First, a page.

by the late Wing Commander A 0 E (Butch) Pugh
Self-published and obtainable from the author's estate: 1/50 Taharoto Road, Takapuna, Auckland. Reviewed August 2002.
Reviewed by Geoffrey Bentley
Butch Pugh loved the Air Force in which he served for more than 30 years. Its varied lifestyle with a strong accent on the social side suited his temperament and his outgoing personality - and he accepted every extension of service that he was offered. Nevertheless, he often found aspects of which he was critical.
He entered the RNZAF in 1939 as a wireless operator/air gunner, serving with No 75 (New Zealand) Squadron in RAF Bomber Command and then did a similar stint with Coastal Command. This period of his career - the flying side - he covered in his first book, A Fistful of Sparks. This second book concerns his life in the RNZAF as a signals officer within the Technical Branch and inevitably the account of those years is much less exciting.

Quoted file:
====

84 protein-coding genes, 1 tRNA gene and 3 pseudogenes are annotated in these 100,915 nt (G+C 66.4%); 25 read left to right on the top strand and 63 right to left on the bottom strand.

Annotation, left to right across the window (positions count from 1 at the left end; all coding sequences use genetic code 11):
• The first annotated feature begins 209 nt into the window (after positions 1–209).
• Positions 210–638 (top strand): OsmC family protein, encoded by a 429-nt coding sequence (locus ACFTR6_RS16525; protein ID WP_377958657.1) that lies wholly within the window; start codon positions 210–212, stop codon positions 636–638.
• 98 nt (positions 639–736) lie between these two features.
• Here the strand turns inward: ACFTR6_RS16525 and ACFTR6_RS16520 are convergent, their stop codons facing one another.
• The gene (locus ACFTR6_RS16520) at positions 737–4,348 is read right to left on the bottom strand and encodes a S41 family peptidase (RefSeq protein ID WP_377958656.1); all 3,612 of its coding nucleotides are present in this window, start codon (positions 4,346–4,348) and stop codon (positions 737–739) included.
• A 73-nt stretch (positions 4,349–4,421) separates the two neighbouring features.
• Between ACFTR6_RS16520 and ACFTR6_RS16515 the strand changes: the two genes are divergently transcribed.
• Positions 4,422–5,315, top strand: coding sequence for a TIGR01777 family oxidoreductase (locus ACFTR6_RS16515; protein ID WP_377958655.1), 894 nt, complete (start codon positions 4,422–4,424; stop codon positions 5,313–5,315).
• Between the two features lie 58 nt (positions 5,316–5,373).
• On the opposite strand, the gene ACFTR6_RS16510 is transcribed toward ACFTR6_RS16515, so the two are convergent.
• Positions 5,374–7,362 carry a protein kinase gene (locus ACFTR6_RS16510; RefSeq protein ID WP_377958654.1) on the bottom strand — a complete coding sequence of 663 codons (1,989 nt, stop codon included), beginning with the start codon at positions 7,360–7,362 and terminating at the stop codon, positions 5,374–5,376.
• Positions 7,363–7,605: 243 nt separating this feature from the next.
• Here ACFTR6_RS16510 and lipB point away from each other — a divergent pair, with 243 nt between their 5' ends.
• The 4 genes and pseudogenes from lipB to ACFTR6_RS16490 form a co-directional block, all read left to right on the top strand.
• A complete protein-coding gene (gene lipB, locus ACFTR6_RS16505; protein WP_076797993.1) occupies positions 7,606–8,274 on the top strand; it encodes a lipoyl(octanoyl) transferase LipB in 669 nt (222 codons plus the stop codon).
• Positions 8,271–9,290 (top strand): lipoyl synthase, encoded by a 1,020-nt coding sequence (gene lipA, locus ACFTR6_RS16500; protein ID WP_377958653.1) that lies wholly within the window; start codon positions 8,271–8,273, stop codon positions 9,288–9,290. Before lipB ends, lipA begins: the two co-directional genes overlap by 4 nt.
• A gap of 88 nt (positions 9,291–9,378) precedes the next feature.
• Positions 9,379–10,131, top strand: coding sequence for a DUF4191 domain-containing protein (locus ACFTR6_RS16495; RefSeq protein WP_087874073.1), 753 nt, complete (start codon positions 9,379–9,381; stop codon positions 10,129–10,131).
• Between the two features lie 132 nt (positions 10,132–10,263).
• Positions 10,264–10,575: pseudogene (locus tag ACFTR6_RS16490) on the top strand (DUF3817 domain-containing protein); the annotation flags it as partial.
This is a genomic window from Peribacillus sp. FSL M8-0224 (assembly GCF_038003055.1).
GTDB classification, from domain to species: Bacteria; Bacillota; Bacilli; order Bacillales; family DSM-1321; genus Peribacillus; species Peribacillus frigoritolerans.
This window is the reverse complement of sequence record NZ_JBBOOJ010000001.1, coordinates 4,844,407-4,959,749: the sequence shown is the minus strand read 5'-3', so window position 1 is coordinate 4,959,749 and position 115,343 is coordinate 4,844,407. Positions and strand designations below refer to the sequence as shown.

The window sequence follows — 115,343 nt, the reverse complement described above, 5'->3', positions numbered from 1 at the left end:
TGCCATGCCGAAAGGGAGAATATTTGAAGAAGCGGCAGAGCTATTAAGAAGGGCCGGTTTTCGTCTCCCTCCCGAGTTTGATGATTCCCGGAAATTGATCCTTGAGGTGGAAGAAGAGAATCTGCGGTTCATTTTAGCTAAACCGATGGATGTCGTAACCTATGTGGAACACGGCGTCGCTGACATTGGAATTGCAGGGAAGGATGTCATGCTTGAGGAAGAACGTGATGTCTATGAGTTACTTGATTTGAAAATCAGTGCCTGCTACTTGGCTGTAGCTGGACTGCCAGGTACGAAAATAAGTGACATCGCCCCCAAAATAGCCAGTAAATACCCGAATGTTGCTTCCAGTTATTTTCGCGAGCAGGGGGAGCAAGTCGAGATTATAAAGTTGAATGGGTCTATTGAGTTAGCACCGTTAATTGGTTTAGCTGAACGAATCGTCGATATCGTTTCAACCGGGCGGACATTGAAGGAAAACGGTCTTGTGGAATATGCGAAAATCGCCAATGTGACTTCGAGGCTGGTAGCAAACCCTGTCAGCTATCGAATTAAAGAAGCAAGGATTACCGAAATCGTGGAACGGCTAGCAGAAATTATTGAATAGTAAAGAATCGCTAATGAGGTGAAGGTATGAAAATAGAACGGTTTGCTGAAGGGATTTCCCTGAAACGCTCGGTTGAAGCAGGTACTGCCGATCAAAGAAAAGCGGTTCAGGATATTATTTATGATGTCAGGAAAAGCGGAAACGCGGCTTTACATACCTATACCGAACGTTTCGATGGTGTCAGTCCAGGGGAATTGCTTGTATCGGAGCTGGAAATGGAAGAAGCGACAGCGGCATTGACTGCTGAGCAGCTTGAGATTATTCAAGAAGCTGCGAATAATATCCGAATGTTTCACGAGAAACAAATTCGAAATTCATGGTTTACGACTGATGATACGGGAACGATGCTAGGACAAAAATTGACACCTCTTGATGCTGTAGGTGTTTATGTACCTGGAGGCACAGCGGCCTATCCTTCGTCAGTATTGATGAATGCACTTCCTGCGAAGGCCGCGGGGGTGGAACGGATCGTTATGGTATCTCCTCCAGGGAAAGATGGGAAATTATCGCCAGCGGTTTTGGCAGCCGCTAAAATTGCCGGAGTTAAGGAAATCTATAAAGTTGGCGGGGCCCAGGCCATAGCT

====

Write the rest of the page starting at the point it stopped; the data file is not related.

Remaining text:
The title, An Airman's Odyssey, warns the reader to maintain a sense of perspective. This is not a book about the RNZAF. It is one man's account of his working years in the Technical Branch. This has to limit its appeal. Those who knew Butch Pugh and his contemporaries will find it interesting: it is unlikely to satisfy the casual reader.
It is a slim volume - 105 pages including the index. Much of it concerns family events, driving on a fog-bound road in England, family holidays and illnesses and time spent with friends, but former servicemen will find some material within its pages that is of interest.
Butch Pugh - few would know him as Alfred George Edward - was one of the characters of the postwar RNZAF. Ebullient and assertive, he was always good company and he was an excellent raconteur. Officers' Mess parties owed much to his presence. Sadly, his second book does not reflect these qualities.